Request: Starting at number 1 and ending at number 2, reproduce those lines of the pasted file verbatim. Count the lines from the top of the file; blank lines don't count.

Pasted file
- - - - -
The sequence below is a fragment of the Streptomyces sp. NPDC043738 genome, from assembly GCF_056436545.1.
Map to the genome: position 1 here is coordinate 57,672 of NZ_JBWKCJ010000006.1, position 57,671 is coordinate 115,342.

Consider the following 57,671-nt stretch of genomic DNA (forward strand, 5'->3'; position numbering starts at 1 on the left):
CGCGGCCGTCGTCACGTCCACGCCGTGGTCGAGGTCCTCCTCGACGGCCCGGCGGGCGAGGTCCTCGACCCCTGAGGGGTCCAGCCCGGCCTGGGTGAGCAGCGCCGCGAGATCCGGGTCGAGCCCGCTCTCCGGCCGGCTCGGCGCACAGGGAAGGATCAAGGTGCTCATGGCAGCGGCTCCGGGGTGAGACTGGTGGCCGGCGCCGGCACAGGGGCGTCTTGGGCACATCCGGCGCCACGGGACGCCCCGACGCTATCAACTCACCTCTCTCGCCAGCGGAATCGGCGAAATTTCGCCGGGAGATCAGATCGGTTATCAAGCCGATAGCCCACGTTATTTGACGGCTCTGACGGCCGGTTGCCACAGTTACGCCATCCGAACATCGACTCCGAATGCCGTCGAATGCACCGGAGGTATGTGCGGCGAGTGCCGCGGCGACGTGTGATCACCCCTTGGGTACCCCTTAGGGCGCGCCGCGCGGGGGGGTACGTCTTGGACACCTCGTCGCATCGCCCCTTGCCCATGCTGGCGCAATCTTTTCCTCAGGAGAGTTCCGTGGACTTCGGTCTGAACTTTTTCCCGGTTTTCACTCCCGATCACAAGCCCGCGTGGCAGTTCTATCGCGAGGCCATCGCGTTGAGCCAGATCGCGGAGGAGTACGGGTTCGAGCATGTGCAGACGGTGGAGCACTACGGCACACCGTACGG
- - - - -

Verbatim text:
The sequence below is a fragment of the Streptomyces sp. NPDC043738 genome, from assembly GCF_056436545.1.
Map to the genome: position 1 here is coordinate 57,672 of NZ_JBWKCJ010000006.1, position 57,671 is coordinate 115,342.